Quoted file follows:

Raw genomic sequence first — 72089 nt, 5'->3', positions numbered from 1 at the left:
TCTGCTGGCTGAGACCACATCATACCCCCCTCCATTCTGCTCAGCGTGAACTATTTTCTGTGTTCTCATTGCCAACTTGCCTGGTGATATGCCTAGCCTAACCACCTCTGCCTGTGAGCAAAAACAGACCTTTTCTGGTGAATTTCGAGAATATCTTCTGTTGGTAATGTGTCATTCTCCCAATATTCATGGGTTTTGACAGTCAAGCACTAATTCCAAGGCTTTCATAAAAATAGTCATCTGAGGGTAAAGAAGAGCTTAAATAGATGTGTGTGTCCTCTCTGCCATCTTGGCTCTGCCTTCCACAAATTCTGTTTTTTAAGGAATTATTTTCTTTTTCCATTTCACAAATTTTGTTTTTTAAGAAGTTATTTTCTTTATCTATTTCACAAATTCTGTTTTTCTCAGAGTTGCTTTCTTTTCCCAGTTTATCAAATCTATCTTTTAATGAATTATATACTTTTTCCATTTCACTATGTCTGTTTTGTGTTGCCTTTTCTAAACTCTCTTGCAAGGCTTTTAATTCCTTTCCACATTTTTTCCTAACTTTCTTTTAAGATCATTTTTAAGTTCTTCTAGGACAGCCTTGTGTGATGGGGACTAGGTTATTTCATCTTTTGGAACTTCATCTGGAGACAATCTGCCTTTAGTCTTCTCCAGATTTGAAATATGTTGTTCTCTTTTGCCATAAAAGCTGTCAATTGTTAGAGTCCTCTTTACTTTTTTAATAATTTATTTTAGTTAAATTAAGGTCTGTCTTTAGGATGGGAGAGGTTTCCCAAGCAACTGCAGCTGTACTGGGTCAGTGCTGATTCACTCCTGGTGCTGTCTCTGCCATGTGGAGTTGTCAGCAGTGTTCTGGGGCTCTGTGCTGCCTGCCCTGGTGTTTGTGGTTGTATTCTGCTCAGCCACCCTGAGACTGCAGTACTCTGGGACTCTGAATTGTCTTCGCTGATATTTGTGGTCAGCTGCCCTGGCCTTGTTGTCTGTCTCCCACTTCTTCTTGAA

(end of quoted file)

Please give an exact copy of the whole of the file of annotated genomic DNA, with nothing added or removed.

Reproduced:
Raw genomic sequence first — 72089 nt, 5'->3', positions numbered from 1 at the left:
TCTGCTGGCTGAGACCACATCATACCCCCCTCCATTCTGCTCAGCGTGAACTATTTTCTGTGTTCTCATTGCCAACTTGCCTGGTGATATGCCTAGCCTAACCACCTCTGCCTGTGAGCAAAAACAGACCTTTTCTGGTGAATTTCGAGAATATCTTCTGTTGGTAATGTGTCATTCTCCCAATATTCATGGGTTTTGACAGTCAAGCACTAATTCCAAGGCTTTCATAAAAATAGTCATCTGAGGGTAAAGAAGAGCTTAAATAGATGTGTGTGTCCTCTCTGCCATCTTGGCTCTGCCTTCCACAAATTCTGTTTTTTAAGGAATTATTTTCTTTTTCCATTTCACAAATTTTGTTTTTTAAGAAGTTATTTTCTTTATCTATTTCACAAATTCTGTTTTTCTCAGAGTTGCTTTCTTTTCCCAGTTTATCAAATCTATCTTTTAATGAATTATATACTTTTTCCATTTCACTATGTCTGTTTTGTGTTGCCTTTTCTAAACTCTCTTGCAAGGCTTTTAATTCCTTTCCACATTTTTTCCTAACTTTCTTTTAAGATCATTTTTAAGTTCTTCTAGGACAGCCTTGTGTGATGGGGACTAGGTTATTTCATCTTTTGGAACTTCATCTGGAGACAATCTGCCTTTAGTCTTCTCCAGATTTGAAATATGTTGTTCTCTTTTGCCATAAAAGCTGTCAATTGTTAGAGTCCTCTTTACTTTTTTAATAATTTATTTTAGTTAAATTAAGGTCTGTCTTTAGGATGGGAGAGGTTTCCCAAGCAACTGCAGCTGTACTGGGTCAGTGCTGATTCACTCCTGGTGCTGTCTCTGCCATGTGGAGTTGTCAGCAGTGTTCTGGGGCTCTGTGCTGCCTGCCCTGGTGTTTGTGGTTGTATTCTGCTCAGCCACCCTGAGACTGCAGTACTCTGGGACTCTGAATTGTCTTCGCTGATATTTGTGGTCAGCTGCCCTGGCCTTGTTGTCTGTCTCCCACTTCTTCTTGAA